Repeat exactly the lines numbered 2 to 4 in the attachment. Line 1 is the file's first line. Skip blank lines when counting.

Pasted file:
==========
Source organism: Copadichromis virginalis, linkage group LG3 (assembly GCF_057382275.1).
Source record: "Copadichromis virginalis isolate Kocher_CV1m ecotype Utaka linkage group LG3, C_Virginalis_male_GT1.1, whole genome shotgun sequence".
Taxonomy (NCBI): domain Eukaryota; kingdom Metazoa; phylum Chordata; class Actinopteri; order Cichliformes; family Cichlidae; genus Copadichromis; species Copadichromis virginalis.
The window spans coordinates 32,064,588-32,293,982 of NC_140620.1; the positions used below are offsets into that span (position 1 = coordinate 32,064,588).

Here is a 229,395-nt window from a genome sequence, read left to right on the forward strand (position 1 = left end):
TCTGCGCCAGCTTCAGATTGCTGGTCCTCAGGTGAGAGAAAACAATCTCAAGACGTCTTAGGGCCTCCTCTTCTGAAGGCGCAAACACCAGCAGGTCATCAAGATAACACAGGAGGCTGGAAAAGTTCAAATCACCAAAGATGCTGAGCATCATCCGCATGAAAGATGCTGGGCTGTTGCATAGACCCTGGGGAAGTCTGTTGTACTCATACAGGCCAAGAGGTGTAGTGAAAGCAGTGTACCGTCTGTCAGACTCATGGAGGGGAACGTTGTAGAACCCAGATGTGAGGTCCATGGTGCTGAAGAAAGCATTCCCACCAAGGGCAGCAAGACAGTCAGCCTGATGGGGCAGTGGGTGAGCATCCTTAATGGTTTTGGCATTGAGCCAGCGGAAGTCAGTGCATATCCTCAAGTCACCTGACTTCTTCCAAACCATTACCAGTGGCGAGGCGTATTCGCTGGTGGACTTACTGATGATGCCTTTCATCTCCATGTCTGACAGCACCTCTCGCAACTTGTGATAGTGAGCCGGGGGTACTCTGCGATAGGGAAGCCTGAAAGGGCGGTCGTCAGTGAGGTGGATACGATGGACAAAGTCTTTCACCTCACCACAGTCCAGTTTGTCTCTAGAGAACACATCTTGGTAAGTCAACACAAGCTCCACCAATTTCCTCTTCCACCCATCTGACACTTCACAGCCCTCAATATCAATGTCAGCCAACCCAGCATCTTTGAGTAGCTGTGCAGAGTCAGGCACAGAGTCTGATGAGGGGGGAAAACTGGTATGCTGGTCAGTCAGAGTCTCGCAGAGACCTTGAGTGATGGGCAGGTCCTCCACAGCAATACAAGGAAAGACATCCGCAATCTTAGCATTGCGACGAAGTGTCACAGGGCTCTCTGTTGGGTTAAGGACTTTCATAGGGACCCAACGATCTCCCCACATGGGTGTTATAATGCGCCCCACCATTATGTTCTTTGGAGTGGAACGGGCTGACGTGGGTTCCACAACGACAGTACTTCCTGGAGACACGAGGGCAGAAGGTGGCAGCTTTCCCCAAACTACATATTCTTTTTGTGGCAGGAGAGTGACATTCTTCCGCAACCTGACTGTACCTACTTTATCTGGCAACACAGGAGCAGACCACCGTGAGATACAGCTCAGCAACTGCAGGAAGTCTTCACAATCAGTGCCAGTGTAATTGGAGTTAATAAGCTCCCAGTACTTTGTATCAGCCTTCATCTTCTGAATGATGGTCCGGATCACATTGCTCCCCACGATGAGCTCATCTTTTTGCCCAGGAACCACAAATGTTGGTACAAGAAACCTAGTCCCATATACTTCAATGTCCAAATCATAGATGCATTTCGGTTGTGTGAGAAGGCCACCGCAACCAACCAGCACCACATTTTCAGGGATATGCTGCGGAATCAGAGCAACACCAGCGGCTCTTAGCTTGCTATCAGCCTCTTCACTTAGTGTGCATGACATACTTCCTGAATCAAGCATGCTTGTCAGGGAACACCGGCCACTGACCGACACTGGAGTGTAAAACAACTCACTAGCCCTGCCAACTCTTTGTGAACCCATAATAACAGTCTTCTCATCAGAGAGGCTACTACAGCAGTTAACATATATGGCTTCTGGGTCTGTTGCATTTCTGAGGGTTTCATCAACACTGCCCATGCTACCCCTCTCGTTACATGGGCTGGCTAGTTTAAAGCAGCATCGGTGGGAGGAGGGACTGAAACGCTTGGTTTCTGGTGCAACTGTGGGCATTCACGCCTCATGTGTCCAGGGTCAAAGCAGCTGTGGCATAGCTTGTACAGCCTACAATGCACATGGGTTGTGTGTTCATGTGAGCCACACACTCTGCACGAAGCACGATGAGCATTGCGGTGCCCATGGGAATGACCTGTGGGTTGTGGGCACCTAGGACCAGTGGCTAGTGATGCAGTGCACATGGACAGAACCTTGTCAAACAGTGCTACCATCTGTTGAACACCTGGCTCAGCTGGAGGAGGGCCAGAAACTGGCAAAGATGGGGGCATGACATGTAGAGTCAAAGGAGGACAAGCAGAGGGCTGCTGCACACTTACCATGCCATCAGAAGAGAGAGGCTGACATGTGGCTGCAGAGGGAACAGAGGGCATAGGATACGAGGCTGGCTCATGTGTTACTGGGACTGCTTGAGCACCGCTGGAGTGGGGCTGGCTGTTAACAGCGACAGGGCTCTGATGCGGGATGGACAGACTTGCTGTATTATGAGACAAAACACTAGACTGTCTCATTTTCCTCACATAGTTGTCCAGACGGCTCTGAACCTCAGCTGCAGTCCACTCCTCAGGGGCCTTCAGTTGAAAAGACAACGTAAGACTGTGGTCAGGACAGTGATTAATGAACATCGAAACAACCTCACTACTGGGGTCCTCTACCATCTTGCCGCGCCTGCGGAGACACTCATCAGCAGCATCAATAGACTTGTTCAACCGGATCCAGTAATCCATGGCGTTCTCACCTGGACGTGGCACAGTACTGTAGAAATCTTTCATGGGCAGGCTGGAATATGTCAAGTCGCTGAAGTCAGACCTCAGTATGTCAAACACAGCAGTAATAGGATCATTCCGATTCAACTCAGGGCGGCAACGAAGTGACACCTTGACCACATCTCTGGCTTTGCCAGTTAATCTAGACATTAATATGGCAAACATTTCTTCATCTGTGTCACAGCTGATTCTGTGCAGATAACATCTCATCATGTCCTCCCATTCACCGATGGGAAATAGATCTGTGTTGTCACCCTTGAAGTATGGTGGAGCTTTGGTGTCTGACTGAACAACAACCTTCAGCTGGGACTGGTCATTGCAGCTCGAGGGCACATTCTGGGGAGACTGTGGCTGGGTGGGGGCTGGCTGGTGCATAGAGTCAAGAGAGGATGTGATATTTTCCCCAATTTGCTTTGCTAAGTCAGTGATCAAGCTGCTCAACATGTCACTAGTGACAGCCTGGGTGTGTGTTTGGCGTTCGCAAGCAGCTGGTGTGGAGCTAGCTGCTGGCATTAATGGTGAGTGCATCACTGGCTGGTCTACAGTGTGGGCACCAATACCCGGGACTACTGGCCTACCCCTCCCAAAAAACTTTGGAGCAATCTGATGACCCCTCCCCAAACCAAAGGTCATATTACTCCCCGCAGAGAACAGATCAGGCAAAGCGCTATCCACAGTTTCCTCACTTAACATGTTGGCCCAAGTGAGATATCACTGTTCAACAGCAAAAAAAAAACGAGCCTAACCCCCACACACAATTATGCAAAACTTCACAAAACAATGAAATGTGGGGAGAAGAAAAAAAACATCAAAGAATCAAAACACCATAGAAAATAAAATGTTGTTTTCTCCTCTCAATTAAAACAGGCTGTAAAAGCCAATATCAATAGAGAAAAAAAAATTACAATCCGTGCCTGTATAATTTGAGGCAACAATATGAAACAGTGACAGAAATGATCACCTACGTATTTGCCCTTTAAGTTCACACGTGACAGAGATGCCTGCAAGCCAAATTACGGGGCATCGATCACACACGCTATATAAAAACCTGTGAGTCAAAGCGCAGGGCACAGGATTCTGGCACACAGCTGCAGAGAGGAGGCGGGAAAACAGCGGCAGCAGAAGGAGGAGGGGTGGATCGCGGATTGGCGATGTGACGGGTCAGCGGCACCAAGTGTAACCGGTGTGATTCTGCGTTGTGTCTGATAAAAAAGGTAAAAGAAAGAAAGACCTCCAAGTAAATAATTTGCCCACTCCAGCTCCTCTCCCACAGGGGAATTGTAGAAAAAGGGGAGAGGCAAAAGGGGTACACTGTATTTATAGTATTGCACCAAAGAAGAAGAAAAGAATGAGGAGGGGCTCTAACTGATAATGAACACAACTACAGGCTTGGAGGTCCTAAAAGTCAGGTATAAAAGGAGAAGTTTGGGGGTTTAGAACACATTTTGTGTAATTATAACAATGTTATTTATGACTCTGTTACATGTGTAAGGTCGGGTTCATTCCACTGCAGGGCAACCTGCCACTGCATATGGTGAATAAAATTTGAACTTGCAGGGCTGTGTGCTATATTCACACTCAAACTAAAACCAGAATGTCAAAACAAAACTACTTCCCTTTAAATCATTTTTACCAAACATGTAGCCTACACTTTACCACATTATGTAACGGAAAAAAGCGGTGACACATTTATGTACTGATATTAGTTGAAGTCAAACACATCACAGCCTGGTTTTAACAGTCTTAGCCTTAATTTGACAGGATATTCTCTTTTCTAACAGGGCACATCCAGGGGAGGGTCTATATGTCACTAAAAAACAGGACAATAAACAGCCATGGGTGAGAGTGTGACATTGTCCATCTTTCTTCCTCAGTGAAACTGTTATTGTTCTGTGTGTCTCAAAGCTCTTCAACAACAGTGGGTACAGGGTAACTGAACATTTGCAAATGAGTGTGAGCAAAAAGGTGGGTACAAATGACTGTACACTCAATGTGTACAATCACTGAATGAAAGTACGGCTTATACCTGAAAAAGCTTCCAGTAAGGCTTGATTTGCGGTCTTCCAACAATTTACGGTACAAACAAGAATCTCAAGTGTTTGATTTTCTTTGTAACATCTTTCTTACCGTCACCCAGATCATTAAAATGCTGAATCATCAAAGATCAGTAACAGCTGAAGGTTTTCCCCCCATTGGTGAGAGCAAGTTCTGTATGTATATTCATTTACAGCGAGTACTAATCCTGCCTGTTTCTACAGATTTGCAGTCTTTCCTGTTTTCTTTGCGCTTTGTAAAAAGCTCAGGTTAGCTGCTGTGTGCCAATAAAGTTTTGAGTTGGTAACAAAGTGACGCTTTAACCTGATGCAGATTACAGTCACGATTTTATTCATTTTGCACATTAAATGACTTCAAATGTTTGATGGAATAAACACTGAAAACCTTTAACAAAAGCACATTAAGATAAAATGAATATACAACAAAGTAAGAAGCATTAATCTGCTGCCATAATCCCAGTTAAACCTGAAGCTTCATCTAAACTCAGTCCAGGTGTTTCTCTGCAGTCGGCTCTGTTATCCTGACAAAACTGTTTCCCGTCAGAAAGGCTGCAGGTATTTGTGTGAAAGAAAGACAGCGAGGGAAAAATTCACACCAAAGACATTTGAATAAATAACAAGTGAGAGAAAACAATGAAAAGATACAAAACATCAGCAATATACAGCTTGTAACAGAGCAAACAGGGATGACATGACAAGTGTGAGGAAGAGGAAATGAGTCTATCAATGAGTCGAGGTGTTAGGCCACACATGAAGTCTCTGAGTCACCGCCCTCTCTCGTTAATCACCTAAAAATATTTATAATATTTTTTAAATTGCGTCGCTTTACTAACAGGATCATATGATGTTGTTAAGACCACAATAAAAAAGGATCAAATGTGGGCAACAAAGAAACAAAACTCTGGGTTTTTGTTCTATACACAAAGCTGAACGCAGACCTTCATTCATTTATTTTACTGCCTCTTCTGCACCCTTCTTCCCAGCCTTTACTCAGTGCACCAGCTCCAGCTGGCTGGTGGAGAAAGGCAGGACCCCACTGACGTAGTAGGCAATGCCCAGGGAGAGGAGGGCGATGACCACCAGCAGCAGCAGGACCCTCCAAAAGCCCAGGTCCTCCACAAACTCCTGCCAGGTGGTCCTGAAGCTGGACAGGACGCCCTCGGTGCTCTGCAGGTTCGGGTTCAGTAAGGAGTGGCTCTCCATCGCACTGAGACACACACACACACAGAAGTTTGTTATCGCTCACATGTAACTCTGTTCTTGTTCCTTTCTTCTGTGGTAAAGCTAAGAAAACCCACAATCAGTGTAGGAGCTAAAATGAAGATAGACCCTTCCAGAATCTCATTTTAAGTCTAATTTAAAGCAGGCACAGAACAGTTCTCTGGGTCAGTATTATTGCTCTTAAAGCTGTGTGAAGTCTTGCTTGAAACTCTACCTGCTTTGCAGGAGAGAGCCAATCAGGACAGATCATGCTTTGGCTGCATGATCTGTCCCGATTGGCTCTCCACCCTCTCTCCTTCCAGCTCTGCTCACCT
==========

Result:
Source record: "Copadichromis virginalis isolate Kocher_CV1m ecotype Utaka linkage group LG3, C_Virginalis_male_GT1.1, whole genome shotgun sequence".
Taxonomy (NCBI): domain Eukaryota; kingdom Metazoa; phylum Chordata; class Actinopteri; order Cichliformes; family Cichlidae; genus Copadichromis; species Copadichromis virginalis.
The window spans coordinates 32,064,588-32,293,982 of NC_140620.1; the positions used below are offsets into that span (position 1 = coordinate 32,064,588).